Hebatallah Ahmed Nasser, Nermeen Zakaria Abuel Ezz, Heidi Mohamed Abdel-Mageed and Rasha Ali Radwan
Recent studies suggest asthma prevalence in polycystic ovary syndrome (PCOS) patients. This is the first study to explore asthma prevalence among Egyptian PCOS patients. It highlighted common findings in PCOS and asthma. It investigated whether these findings could serve as potential predictors of asthma.
A hundred PCOS patients, sixty asthmatic patients and thirty apparently healthy females of matched age were included. Body mass index (BMI), C-reactive protein (CRP), IL-6, IgE, 25 (OH) vitamin D, testosterone and lipid profile were measured.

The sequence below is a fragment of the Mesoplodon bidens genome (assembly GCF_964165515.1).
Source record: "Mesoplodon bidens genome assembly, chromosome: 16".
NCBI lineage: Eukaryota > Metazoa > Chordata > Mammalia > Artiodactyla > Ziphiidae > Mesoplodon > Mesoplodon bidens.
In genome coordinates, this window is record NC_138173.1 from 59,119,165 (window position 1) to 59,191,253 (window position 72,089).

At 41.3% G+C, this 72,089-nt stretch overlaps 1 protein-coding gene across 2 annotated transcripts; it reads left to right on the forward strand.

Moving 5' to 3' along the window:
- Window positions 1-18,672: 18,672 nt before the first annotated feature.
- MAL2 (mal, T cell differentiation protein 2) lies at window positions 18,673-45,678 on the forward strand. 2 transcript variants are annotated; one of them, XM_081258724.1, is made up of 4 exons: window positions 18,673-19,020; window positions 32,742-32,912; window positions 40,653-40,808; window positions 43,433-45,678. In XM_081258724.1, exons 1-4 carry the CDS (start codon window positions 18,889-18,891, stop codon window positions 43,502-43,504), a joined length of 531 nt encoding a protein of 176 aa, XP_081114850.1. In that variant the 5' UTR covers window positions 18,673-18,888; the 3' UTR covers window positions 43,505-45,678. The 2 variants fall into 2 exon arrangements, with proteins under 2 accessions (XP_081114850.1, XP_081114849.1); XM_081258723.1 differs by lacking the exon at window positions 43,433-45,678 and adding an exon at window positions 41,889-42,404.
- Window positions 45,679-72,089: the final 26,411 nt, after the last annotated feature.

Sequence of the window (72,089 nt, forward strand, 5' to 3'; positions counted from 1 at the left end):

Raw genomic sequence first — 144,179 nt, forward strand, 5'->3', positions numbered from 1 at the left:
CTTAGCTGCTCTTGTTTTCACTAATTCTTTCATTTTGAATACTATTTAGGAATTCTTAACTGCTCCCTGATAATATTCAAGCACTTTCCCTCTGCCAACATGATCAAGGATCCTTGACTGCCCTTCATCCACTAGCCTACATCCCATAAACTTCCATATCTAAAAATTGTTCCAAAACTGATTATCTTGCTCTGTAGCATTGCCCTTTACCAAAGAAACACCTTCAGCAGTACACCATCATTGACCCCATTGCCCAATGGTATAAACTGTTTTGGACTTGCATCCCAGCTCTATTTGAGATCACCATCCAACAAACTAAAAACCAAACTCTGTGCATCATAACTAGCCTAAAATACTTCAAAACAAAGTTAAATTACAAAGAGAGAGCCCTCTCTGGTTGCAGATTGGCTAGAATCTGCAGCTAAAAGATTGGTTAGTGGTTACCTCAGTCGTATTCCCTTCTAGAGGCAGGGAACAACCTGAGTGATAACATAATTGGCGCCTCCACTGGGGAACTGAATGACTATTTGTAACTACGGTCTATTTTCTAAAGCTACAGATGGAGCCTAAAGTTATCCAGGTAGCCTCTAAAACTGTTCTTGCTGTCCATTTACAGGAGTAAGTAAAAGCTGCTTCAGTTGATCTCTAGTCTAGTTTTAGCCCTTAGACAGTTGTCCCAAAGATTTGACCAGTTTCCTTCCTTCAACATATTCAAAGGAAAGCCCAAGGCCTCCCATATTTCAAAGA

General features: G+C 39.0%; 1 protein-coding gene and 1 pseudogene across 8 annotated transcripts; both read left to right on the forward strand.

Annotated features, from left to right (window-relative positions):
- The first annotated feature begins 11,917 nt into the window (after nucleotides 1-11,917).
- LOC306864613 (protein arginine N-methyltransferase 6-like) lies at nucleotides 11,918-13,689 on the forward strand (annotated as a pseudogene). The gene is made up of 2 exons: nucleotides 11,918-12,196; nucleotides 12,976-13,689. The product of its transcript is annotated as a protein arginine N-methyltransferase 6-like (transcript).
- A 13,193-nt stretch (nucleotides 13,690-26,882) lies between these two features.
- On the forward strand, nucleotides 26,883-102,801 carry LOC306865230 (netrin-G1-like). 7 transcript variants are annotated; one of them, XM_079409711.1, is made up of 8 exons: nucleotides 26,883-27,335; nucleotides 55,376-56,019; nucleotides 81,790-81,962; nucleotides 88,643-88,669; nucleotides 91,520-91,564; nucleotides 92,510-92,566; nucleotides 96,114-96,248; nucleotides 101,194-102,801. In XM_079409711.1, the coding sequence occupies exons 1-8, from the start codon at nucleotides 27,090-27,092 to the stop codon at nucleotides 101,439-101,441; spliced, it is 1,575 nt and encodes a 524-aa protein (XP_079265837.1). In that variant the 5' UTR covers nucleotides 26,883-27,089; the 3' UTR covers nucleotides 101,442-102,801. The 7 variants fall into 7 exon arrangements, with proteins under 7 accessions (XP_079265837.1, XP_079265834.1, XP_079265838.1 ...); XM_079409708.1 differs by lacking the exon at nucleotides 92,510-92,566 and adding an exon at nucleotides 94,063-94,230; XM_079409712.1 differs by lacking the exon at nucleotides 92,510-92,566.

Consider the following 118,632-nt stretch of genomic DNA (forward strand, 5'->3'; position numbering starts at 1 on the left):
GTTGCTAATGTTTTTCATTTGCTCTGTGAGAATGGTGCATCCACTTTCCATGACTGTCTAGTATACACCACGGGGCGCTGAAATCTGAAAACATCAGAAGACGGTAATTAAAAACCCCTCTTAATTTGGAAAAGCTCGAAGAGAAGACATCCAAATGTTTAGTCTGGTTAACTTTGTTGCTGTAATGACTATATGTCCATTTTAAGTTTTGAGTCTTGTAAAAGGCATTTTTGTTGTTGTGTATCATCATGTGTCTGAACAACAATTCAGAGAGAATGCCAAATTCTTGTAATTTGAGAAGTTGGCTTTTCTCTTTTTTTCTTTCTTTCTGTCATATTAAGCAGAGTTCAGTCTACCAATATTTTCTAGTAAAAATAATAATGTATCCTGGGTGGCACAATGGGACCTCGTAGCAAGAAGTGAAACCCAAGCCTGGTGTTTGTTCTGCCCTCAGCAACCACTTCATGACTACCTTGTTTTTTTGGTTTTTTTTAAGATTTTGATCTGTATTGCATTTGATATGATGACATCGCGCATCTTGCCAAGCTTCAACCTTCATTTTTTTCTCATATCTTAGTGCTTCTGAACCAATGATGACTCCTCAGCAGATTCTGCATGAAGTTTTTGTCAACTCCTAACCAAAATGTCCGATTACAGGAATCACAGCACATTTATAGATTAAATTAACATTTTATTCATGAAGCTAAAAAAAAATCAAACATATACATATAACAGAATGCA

Both PCOS and asthmatics had significantly higher BMI, Total cholesterol (TC), LDL-C, IgE, CRP and IL-6 (P<0.001) and lower 25 (OH) vitamin D levels (P<0.001) compared to controls. Within the PCOS group, 47 patients developed asthma with a significant increase in BMI (P=0.003), CRP and IgE levels (P<0.001) compared to non-asthmatic PCOS. Both asthmatic PCOS and asthmatics expressed elevated BMI, IgE, IL-6 and CRP levels, but with no significant difference between them. Asthmatic PCOS showed significantly higher testosterone and dyslipidemia profile. Multivariate regression revealed that BMI and CRP could predict asthma development within PCOS (OR=1.104, C.I 1.004–1.2 and OR=1, C.I. 1–1.02), respectively. Receiver operating characteristic (ROC) curve showed that BMI and CRP at a cutoff value 28.5 kg/m2 and 117.6 nmol/L respectively could differentiate between asthmatic and non-asthmatic PCOS with sensitivity 63.8 % and specificity 62% for BMI, and sensitivity and specificity of 66% for CRP.
This study shows that BMI and CRP are predictors of asthma development in Egyptian PCOS.